Beams9eSM_Ch20

Beams9eSM_Ch20 - Chapter 20 AN INTRODUCTION TO ACCOUNTING...

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Chapter 20 AN INTRODUCTION TO ACCOUNTING FOR STATE AND LOCAL GOVERNMENTAL UNITS — PROPRIETARY AND FIDUCIARY FUND Answers to Questions 1 Enterprise and internal service funds are similar in the sense that their operations are like those of similar business enterprises. They use full accrual accounting practices (including depreciation), have a capital maintenance or profit objective, are financed through user charges, and have the same financial reporting requirements. The primary difference between the two fund types is that an EF provides goods and services to citizens and customers outside the government on a user charge basis, while an ISF provides services to other departments and agencies within the same governmental unit (or occasionally to other governmental units). 2 Typical operations of internal service funds include motor pools, centralized risk financing activities, data processing services, printing shops, centralized purchasing, repair shops, and storage or warehouse operations. Internal service funds may engage in almost any kind of operations that one would find in private enterprise. 3 An EF (and also an ISF) is required to prepare a statement of net assets, a statement of revenues, expenses, and changes in net assets (or fund equity), and a statement of cash flows for fair presentation in accordance with GAAP. 4 In the fund financial statements, governments include internal service funds with the proprietary funds. They are aggregated into a single column within the proprietary fund statement of net assets, the statement of revenues, expenses, and changes in net assets, and the statement of cash flows. Within the government-wide statements, governments report internal service funds with the governmental activities. The internal service fund asset and liability accounts are included in the governmental activity column of the statement of net assets. The statement of activities will include only those internal service fund transactions involving entities other than the primary reporting entity. Governments add external internal service fund revenues and expenditures to the statement of activities, but they exclude internal governmental transactions. 5 Internal service funds are never considered major funds and proprietary fund statements report internal service funds with the enterprise funds. 6 Because proprietary funds account for transactions in much the same manner as commercial business organizations, the GASB allows some reference to FASB statements. GASB Statement No. 20, “Accounting and Financial Reporting for Proprietary Activities,” governs which accounting and reporting standards apply to proprietary activities. 7 It is important to differentiate between revenues generated by interfund transactions and transactions with external parties because of the way that these transactions are reported on the government-wide statements. The statement of activities will include only those internal service fund transactions involving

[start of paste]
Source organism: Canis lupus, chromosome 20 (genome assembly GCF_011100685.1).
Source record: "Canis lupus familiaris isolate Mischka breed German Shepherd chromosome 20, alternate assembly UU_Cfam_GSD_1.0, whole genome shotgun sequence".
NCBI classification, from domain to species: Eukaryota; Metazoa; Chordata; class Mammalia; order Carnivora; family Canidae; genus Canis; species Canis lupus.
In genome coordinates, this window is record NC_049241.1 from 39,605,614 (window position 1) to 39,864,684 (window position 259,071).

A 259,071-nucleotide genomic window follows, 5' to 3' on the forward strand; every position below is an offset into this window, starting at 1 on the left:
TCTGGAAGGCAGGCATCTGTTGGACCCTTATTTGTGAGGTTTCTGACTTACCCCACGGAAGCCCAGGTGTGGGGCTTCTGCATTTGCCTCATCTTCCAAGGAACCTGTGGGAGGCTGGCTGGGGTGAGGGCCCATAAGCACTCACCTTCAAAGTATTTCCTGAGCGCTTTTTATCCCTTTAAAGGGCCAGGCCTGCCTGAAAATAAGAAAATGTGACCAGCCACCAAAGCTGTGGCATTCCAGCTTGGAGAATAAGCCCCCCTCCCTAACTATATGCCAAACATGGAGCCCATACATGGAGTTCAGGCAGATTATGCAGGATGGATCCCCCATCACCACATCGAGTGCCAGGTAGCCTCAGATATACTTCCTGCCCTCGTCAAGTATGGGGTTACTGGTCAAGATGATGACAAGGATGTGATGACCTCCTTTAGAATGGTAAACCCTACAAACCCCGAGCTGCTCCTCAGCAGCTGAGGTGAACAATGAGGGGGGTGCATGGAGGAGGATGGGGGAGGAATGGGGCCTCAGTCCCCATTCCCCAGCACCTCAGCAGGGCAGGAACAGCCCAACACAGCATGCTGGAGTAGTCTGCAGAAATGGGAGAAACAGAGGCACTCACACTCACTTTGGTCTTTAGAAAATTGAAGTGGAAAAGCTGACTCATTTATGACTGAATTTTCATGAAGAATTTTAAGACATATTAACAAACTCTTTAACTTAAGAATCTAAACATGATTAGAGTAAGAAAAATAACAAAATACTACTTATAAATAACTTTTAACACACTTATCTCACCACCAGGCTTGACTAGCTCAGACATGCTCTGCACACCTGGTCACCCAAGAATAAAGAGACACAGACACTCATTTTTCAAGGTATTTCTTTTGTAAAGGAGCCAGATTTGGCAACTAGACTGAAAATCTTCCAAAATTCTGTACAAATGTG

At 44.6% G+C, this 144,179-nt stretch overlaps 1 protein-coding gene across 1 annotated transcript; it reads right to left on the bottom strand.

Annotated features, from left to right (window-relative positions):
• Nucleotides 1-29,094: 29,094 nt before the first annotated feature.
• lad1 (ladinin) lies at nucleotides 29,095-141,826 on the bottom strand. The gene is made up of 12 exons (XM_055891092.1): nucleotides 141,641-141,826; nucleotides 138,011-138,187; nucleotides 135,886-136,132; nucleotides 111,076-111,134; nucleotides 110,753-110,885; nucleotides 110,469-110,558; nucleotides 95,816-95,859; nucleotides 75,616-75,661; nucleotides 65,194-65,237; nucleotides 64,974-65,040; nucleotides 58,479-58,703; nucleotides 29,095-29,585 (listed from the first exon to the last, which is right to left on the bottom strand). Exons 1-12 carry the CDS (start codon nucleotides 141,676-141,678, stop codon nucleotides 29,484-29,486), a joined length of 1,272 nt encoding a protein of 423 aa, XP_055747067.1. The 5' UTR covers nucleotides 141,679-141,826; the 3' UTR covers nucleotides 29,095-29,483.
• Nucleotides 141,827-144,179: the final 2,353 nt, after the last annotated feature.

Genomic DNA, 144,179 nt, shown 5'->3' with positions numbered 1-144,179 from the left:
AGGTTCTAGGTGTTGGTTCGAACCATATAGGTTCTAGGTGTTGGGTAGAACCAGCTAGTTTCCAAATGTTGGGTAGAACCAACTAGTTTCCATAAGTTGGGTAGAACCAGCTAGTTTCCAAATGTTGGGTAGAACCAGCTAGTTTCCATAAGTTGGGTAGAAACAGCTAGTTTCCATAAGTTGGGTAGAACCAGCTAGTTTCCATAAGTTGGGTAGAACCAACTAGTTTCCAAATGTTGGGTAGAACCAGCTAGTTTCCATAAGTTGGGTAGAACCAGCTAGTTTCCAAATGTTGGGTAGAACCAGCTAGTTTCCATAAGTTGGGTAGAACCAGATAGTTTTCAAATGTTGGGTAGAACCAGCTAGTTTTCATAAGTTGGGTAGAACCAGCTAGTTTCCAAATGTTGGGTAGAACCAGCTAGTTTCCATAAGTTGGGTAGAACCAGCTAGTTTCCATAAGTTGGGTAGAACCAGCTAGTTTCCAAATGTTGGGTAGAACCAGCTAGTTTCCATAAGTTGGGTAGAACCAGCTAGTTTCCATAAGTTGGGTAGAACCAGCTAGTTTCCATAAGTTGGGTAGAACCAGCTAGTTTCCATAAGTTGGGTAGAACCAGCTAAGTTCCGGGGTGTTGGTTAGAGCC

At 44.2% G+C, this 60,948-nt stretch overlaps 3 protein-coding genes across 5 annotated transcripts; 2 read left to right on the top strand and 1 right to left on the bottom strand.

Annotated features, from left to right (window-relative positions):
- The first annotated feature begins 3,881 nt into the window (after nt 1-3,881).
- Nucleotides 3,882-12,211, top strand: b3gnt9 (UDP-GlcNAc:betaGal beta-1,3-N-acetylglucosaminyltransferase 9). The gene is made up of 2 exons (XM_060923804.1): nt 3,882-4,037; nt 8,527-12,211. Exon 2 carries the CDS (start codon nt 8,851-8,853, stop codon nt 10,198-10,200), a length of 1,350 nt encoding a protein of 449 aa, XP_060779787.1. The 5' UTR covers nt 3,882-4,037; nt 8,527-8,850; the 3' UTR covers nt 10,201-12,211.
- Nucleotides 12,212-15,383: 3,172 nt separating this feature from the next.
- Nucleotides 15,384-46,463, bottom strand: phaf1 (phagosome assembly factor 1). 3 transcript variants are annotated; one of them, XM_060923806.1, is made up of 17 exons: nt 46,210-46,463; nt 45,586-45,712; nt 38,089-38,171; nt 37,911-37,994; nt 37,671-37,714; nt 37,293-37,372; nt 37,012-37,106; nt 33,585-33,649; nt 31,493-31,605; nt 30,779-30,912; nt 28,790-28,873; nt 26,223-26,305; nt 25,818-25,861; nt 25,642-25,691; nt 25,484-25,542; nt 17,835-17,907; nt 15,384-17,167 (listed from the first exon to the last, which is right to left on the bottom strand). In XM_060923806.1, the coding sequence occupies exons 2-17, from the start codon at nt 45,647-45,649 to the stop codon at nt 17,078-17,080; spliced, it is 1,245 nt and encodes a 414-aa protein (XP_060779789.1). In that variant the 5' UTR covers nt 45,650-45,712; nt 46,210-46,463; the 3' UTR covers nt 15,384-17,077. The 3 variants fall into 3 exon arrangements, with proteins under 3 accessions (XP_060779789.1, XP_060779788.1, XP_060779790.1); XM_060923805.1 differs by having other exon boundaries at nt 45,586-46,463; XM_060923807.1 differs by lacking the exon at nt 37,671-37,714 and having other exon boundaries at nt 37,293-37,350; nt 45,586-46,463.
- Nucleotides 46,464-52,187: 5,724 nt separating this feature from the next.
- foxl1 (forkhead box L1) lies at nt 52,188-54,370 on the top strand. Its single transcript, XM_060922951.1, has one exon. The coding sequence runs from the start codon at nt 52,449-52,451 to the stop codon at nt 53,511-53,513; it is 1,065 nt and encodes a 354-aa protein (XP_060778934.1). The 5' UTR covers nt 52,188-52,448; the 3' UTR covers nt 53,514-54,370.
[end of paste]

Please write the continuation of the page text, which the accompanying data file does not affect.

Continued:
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This note was uploaded on 01/29/2009 for the course BA 459 taught by Professor Slattery during the Spring '09 term at Southern Oregon.

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Beams9eSM_Ch20 - Chapter 20 AN INTRODUCTION TO ACCOUNTING...

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